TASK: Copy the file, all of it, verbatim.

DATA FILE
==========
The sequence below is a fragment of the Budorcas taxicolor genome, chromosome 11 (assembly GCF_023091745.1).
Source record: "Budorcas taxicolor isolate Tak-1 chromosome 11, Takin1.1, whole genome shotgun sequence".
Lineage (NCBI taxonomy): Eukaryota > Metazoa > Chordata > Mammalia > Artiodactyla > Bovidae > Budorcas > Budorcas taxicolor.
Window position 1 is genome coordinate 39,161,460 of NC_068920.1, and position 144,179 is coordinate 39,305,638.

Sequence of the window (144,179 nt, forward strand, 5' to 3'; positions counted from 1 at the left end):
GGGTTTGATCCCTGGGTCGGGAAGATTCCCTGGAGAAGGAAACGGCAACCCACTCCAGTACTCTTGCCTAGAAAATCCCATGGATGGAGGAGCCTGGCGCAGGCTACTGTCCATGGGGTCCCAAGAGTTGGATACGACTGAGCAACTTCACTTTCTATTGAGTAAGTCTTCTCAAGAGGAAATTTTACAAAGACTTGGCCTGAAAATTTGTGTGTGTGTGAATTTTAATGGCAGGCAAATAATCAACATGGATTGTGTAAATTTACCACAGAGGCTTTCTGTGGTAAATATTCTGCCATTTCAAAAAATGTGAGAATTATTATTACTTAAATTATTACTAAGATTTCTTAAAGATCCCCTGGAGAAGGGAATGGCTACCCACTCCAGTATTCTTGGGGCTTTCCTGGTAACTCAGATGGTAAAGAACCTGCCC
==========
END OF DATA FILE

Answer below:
The sequence below is a fragment of the Budorcas taxicolor genome, chromosome 11 (assembly GCF_023091745.1).
Source record: "Budorcas taxicolor isolate Tak-1 chromosome 11, Takin1.1, whole genome shotgun sequence".
Lineage (NCBI taxonomy): Eukaryota > Metazoa > Chordata > Mammalia > Artiodactyla > Bovidae > Budorcas > Budorcas taxicolor.
Window position 1 is genome coordinate 39,161,460 of NC_068920.1, and position 144,179 is coordinate 39,305,638.

Sequence of the window (144,179 nt, forward strand, 5' to 3'; positions counted from 1 at the left end):
GGGTTTGATCCCTGGGTCGGGAAGATTCCCTGGAGAAGGAAACGGCAACCCACTCCAGTACTCTTGCCTAGAAAATCCCATGGATGGAGGAGCCTGGCGCAGGCTACTGTCCATGGGGTCCCAAGAGTTGGATACGACTGAGCAACTTCACTTTCTATTGAGTAAGTCTTCTCAAGAGGAAATTTTACAAAGACTTGGCCTGAAAATTTGTGTGTGTGTGAATTTTAATGGCAGGCAAATAATCAACATGGATTGTGTAAATTTACCACAGAGGCTTTCTGTGGTAAATATTCTGCCATTTCAAAAAATGTGAGAATTATTATTACTTAAATTATTACTAAGATTTCTTAAAGATCCCCTGGAGAAGGGAATGGCTACCCACTCCAGTATTCTTGGGGCTTTCCTGGTAACTCAGATGGTAAAGAACCTGCCC